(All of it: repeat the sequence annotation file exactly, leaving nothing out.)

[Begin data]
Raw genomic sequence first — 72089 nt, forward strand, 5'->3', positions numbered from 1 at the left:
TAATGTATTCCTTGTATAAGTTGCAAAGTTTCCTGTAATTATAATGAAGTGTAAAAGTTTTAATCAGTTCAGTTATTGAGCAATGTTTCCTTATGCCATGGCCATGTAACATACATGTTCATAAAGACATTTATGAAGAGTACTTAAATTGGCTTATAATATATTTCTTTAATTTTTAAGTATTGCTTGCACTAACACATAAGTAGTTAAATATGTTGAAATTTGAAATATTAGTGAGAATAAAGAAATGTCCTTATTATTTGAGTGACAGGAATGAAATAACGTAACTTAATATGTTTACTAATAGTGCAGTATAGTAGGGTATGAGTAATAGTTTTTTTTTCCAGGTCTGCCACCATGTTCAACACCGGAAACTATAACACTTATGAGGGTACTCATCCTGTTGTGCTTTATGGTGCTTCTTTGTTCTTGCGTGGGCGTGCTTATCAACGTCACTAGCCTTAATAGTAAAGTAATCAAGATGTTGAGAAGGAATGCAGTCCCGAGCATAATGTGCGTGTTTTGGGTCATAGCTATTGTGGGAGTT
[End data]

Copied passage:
Raw genomic sequence first — 72089 nt, forward strand, 5'->3', positions numbered from 1 at the left:
TAATGTATTCCTTGTATAAGTTGCAAAGTTTCCTGTAATTATAATGAAGTGTAAAAGTTTTAATCAGTTCAGTTATTGAGCAATGTTTCCTTATGCCATGGCCATGTAACATACATGTTCATAAAGACATTTATGAAGAGTACTTAAATTGGCTTATAATATATTTCTTTAATTTTTAAGTATTGCTTGCACTAACACATAAGTAGTTAAATATGTTGAAATTTGAAATATTAGTGAGAATAAAGAAATGTCCTTATTATTTGAGTGACAGGAATGAAATAACGTAACTTAATATGTTTACTAATAGTGCAGTATAGTAGGGTATGAGTAATAGTTTTTTTTTCCAGGTCTGCCACCATGTTCAACACCGGAAACTATAACACTTATGAGGGTACTCATCCTGTTGTGCTTTATGGTGCTTCTTTGTTCTTGCGTGGGCGTGCTTATCAACGTCACTAGCCTTAATAGTAAAGTAATCAAGATGTTGAGAAGGAATGCAGTCCCGAGCATAATGTGCGTGTTTTGGGTCATAGCTATTGTGGGAGTT